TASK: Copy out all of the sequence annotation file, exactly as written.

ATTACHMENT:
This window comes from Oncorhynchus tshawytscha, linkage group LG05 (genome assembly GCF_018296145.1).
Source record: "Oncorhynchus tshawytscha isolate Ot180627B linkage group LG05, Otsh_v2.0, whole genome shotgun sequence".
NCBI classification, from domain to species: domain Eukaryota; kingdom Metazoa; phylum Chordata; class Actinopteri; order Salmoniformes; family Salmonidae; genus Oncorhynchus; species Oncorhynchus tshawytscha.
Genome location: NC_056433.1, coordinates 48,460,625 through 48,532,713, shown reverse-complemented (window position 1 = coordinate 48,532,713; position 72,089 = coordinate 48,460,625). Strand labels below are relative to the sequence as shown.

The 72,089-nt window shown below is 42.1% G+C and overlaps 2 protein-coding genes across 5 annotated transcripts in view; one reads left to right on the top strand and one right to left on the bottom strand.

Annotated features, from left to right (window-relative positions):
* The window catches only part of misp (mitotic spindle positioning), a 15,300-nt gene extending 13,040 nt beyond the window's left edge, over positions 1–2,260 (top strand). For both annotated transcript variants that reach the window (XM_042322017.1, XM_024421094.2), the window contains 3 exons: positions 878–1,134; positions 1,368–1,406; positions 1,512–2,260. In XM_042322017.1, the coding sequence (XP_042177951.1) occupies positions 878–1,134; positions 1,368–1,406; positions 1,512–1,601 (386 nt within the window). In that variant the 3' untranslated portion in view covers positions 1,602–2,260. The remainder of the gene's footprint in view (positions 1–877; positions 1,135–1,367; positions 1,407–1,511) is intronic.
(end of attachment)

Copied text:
This window comes from Oncorhynchus tshawytscha, linkage group LG05 (genome assembly GCF_018296145.1).
Source record: "Oncorhynchus tshawytscha isolate Ot180627B linkage group LG05, Otsh_v2.0, whole genome shotgun sequence".
NCBI classification, from domain to species: domain Eukaryota; kingdom Metazoa; phylum Chordata; class Actinopteri; order Salmoniformes; family Salmonidae; genus Oncorhynchus; species Oncorhynchus tshawytscha.
Genome location: NC_056433.1, coordinates 48,460,625 through 48,532,713, shown reverse-complemented (window position 1 = coordinate 48,532,713; position 72,089 = coordinate 48,460,625). Strand labels below are relative to the sequence as shown.

The 72,089-nt window shown below is 42.1% G+C and overlaps 2 protein-coding genes across 5 annotated transcripts in view; one reads left to right on the top strand and one right to left on the bottom strand.

Annotated features, from left to right (window-relative positions):
* The window catches only part of misp (mitotic spindle positioning), a 15,300-nt gene extending 13,040 nt beyond the window's left edge, over positions 1–2,260 (top strand). For both annotated transcript variants that reach the window (XM_042322017.1, XM_024421094.2), the window contains 3 exons: positions 878–1,134; positions 1,368–1,406; positions 1,512–2,260. In XM_042322017.1, the coding sequence (XP_042177951.1) occupies positions 878–1,134; positions 1,368–1,406; positions 1,512–1,601 (386 nt within the window). In that variant the 3' untranslated portion in view covers positions 1,602–2,260. The remainder of the gene's footprint in view (positions 1–877; positions 1,135–1,367; positions 1,407–1,511) is intronic.